Even though pancreatitis is a treatable condition, it is usually the precursor to developing pancreatic cancer, one of the fastest growing and most aggressive forms of cancer. Lawyers filed her Type II diabetes drug lawsuit in December 2012 after learning there was a correlation between pancreatic cancer/pancreatitis and taking Januvia. Her attorneys are claiming that the plaintiff was unaware of the medication causes specific complications. It was only after she received a proper disclosure that she realized she had made an unreasonable decision. The plaintiff blames Merck & company for their failure to list all known Januvia side effects on their packaging.

  • Januvia Pancreatic Cancer Wrongful Death Lawsuit Filed against Merck & Company

April 2014 – Merck & Company is facing a wrongful death lawsuit filed by the wife of a patient who is taking Januvia, developed pancreatic cancer who later died from the condition. Lawsuit documents reveal that doctors prescribed Januvia to the husband in 2007 to control his Type II diabetes symptoms to enjoy his day-to-day existence. He stopped taking the medication in October 2010 after learning he had been diagnosed with pancreatic cancer. He soon began suffering severe medical complications associated with the disease.

Documents reveal that the patient was unaware of the potential Januvia side effects including the development of pancreatic cancer. This is because there were no indications or warnings on the label of the drug nor had Merck and Company directed the patient to review any relevant studies. The plaintiff in the case, the wife of the deceased husband, is holding Merck and Company financially responsible because of their failure to warn her husband, his doctors, the medical community, and consumers of all the known side effects of Januvia.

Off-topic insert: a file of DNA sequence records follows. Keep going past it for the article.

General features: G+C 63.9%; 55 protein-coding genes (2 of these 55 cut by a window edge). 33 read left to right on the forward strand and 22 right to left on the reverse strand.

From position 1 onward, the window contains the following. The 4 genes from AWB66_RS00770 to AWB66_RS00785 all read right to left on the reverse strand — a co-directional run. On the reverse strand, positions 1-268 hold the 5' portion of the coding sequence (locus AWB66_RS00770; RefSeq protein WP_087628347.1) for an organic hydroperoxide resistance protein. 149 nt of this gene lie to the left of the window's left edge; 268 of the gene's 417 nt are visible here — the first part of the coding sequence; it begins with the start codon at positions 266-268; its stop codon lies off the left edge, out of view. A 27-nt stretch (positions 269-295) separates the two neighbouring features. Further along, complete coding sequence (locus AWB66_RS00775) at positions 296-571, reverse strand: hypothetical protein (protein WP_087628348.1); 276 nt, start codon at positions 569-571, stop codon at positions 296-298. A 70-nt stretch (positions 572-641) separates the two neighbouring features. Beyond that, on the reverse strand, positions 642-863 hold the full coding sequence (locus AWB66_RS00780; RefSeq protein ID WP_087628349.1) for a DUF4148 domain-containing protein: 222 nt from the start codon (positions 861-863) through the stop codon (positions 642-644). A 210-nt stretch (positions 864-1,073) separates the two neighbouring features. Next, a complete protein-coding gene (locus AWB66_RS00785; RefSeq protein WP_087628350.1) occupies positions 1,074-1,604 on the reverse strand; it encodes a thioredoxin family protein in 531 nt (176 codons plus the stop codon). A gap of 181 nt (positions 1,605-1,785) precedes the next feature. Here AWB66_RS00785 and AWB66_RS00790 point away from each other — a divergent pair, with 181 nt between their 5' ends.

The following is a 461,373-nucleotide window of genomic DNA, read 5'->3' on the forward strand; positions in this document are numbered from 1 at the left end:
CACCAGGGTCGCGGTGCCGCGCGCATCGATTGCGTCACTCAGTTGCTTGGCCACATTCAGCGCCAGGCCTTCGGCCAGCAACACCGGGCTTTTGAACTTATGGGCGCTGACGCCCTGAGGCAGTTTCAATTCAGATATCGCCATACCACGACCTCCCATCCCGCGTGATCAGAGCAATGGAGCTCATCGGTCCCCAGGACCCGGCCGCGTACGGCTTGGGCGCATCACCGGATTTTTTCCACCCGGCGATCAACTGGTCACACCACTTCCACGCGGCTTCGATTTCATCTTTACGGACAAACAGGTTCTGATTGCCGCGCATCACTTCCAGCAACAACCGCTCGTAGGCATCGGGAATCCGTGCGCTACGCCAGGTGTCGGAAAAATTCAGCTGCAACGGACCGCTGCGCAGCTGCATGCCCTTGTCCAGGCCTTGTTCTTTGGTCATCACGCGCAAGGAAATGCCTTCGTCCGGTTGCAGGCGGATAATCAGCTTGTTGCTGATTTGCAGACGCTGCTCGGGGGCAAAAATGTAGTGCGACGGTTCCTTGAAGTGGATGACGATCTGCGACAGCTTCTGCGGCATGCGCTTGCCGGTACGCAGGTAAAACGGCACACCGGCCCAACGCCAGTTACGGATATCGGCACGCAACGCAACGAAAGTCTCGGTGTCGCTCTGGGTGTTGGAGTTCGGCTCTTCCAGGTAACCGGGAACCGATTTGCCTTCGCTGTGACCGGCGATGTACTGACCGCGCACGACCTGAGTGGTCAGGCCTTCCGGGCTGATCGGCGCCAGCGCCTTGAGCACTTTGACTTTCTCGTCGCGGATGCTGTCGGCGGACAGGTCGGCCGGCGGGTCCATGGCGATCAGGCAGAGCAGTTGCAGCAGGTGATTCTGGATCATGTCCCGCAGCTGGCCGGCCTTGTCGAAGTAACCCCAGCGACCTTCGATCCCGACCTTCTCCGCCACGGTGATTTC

The wife is claiming that had her husband understood the potentially serious side effects of taking Januvia, he likely would have avoided taking the drug, and chosen other forms of treatment, to eliminate the possibility of developing life-threatening pancreatic cancer. The case is built on Merck and Company’s negligence, concealment of information, false advertising, and product misrepresentation.

  • Januvia Wrongful Death Lawsuit Filed against Merck by West Virginia Widow

August 2014 – A Januvia wrongful death lawsuit has been filed against Merck & Company, this time by a West Virginia plaintiff who alleges that her husband died from taking Januvia, a popular Type II diabetes mellitus treatment medication. The plaintiff in the case stated that her husband began experiencing painful symptoms after doctors prescribed Januvia in October 2010.